John McCain, a model to be followed

Robert Nesimi
Political analyst


Senator John McCain passed away last week at age 81. He led a life and career characterized by honesty, courage, willingness to speak the truth and buck authority which earned him the nickname “the Maverick”, as well as a willingness to reach across the aisle and compromise with his political adversaries. Tellingly the outpour of grief came from all over the political spectrum, bar the extremes on both sides, including his party. John McCain’s type of politician is needed now more than ever in this age of polarization, and this is why he is a model to be followed for all politicians, if democracy is to survive. Above all it is his life that speaks for him, shaped as it was by key events that made him the politician he was, as in the words of former President Obama “few of us have been tested the way John once was, or required to show the kind of courage that he did”.

John McCain was born into a family of Navy officers, and thus not surprisingly joined the Navy himself. While serving in Vietnam he was shot down from his plane and captured. As the son of a Navy admiral, the Vietnamese offered to release him from captivity as a gesture of goodwill, but McCain refused freedom if other POW’s were not released as well. He subsequently spent five years in captivity, beaten and tortured to the point that he was unable to raise his arms above his head for the rest of his life. About twenty years later however, when he was already a senator, he was the driving force behind the normalization of US relations with Vietnam, joined by another Vietnam veteran, Democrat John Kerry. The whole Vietnam saga displays McCain’s qualities at his best: sacrificing himself for others, the ability to put the past behind, and to work together with politicians from the other party.

In 1982 he was elected to Congress as a representative of Arizona, and quickly showed that he intended to think and decide for himself, when he bucked Reagan and the Republicans a few times. In 1986 he was elected to the Senate, replacing another legendary Republican figure from Arizona, Senator Barry Goldwater. Soon after he was embroiled in a scandal concerning campaign finance, with four other Senators. The Ethics Committee however found no wrongdoing, apart from concluding that McCain had showed poor judgment. But in his typical pattern of service, McCain drew the right conclusions and dealt with the issue straight-on. Together with Democrat Senator Feingold he later prepared and passed legislation to reform campaign finance. Another example of his ability to put the past behind and work across the aisle for what he thought right.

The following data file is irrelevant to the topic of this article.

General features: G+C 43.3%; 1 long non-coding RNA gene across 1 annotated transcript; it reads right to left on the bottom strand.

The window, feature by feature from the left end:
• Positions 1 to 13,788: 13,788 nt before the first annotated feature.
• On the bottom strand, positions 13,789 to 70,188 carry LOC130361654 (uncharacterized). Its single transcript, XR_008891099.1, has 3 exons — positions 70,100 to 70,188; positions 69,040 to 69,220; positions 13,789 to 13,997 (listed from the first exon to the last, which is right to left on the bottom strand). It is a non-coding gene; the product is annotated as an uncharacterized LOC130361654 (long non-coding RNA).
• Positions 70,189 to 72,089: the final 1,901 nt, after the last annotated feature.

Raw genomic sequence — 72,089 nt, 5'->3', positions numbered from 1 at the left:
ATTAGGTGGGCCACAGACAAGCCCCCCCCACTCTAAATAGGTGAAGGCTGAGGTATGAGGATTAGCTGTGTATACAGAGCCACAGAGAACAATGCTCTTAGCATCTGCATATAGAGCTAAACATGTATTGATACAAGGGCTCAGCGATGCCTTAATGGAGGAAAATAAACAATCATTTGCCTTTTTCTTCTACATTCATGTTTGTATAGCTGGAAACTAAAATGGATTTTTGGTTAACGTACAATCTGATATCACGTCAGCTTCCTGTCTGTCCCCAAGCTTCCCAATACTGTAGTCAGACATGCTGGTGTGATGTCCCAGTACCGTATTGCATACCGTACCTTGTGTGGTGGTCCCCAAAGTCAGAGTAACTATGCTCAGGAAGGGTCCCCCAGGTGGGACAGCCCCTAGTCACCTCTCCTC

Later in his career McCain ran twice for the office of President. In 2000 he ran in the Republican primaries, but was eventually defeated for the nomination by President Bush. Eight years later McCain finally got the nomination, but in a bad year for the Republican Party he was defeated by President Obama. An episode during the campaign again highlights McCain’s view of public service and sense for civility. Faced with a supporter who claimed that she was afraid of Obama since he was a bad man and not even American, McCain responded:  “No, ma’am. He’s a decent family man and citizen that I just happen to have disagreements with on fundamental issues, and that’s what the campaign’s all about”. Even in the heat of a presidential race and campaign, McCain kept his civility in the public discourse, something that we should expect and demand of every single politician.

In contrast to his relations with Bush and Obama, McCain had a far more hostile relationship with President Trump, of course through no fault of McCain. During his own presidential campaign Trump claimed that McCain was no war hero, since he had been captured. McCain notably refrained from ever replying, but of course with his style of bucking authority he was an incessant thorn in the eye of Trump in the Senate. McCain constantly rebuked him for his foreign policy and especially his relations with Russia. On a memorable day, McCain was the decisive vote that saved Obamacare by voting against his party. Last year he also gave a memorable speech that best outlined his view of how politics should be conducted, simply stating that: “Merely preventing your political opponent from doing what they want isn’t the most inspiring work”.

McCain found a way to make a statement of reconciliation and at the same time snubbing authority even in his death. It is understood that he did not wish Trump to be present at all during his memorial service, and that he had asked former Presidents Bush and Obama to give speeches. This is more than fitting and symbolical for the way McCain lived his life. Two former Presidents, one Republican and one Democrat, and exactly the two men who defeated McCain for the presidency. A powerful message that McCain held no grudges, saw past party lines and valued civility in public service, especially from the men who ultimately stood in his way to the highest office in the US.

The sad thing about the world today is that McCain increasingly seems as a politician from another age. Politics has become increasingly polarized and everywhere it seems harder and harder to find common ground to achieve something higher. And that’s precisely why McCain needs to be a model politician to be emulated, now and in the future. His life is full of lessons of how a public servant should be and act.

Views expressed in this article are personal views of the author and do not represent the editorial policy of Nezavisen Vesnik